By the way, advertising on planes isn't exactly new: US Airways has had ads on tray tables, while late last year, AirTran announced plans to place advertising on the undersides of the tables; their first ad was for Mother Nature Network, a website devoted to environmental issues. I wonder if that would have worked on the window panels that Spirit is selling as ad space; better that than an ad for a suicide hotline, I suppose. ("Don't jump!")
And let's not forget aircraft exteriors -- you can purchase that space from Spirit as well.
Airlines have been decorating their aircraft for years with everything from professional sports team logos (American Airlines, for example, was 2009's "Official Airline of the New England Patriots") to stiletto-heeled bathing beauties on planes (AirTran "partnered" with Sports Illustrated to celebrate the annual swimsuit edition, naturally).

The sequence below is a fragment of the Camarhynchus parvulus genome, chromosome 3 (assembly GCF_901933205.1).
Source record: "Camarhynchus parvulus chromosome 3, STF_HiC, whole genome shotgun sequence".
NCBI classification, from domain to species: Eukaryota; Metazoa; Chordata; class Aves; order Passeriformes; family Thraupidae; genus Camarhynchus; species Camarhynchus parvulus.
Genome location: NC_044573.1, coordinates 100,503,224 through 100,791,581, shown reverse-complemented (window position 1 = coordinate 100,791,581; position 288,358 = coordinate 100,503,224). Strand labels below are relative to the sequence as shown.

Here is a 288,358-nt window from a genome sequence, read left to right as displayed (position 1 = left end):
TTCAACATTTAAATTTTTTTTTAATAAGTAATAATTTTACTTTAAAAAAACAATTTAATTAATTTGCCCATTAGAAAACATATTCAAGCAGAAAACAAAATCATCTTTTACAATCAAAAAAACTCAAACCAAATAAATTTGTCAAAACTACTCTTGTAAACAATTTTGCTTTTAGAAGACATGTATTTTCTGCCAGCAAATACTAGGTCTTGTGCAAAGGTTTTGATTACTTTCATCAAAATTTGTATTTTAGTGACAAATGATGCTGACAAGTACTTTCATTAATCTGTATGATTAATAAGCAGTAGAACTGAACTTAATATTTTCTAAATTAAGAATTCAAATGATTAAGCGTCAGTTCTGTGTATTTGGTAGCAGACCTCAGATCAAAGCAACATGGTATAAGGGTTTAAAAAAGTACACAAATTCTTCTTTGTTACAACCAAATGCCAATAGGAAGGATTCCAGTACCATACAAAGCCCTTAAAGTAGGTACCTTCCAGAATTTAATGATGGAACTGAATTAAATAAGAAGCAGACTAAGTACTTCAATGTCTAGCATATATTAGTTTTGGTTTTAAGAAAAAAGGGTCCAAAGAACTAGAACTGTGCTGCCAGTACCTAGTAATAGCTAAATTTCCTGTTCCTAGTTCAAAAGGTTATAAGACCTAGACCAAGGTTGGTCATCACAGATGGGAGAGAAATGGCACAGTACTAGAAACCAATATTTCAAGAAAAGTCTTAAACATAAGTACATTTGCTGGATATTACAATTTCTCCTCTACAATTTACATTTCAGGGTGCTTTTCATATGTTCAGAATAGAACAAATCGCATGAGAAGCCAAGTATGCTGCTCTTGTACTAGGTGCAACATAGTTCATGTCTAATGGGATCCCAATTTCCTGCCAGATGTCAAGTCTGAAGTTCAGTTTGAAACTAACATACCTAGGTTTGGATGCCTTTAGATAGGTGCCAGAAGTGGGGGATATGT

I have no doubt the crack marketing and sales teams at Spirit will go them all one better. After all, these are the folks who introduced the world to the "pre-reclined" airplane seat which according to all the news reports I've seen, is a seat that does not recline. Now that's genius.
Let's see, Spirit is also selling ad space on beverage carts and drinking cups and boarding passes. What's left to sell?
Some of you cynics out there may be saying, "their soul." Now, now. Besides, based on the reaction from some in Congress, I think they might have already done that when Spirit began charging for carry-on bags.
This work is the opinion of the columnist and does not reflect the opinion of ABC News.
Rick Seaney is one of the country's leading experts on airfare, giving interviews and analysis to news organizations that include ABC News, the New York Times, the Wall Street Journal, Reuters, the Associated Press and Bloomberg. His website, FareCompare.com, offers consumers free, new-generation software, combined with expert insider tips to find the best airline ticket deals.